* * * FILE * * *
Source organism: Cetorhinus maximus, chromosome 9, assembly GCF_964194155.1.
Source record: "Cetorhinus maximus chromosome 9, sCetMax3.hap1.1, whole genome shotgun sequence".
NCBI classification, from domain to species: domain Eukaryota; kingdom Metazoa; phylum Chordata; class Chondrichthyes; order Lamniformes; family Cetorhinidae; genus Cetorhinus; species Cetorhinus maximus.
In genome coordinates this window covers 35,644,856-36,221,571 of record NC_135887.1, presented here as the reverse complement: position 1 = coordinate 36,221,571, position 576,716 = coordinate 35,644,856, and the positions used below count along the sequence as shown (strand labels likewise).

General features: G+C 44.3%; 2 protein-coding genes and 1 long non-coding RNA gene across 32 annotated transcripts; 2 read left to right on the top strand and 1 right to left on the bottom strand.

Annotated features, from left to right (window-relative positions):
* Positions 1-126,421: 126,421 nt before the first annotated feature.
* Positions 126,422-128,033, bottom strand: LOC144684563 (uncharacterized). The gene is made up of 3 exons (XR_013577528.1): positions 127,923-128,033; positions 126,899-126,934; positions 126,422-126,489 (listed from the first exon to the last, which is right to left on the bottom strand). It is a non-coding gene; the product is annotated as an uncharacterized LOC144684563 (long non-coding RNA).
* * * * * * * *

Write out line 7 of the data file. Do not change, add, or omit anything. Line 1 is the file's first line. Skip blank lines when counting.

* Positions 1-126,421: 126,421 nt before the first annotated feature.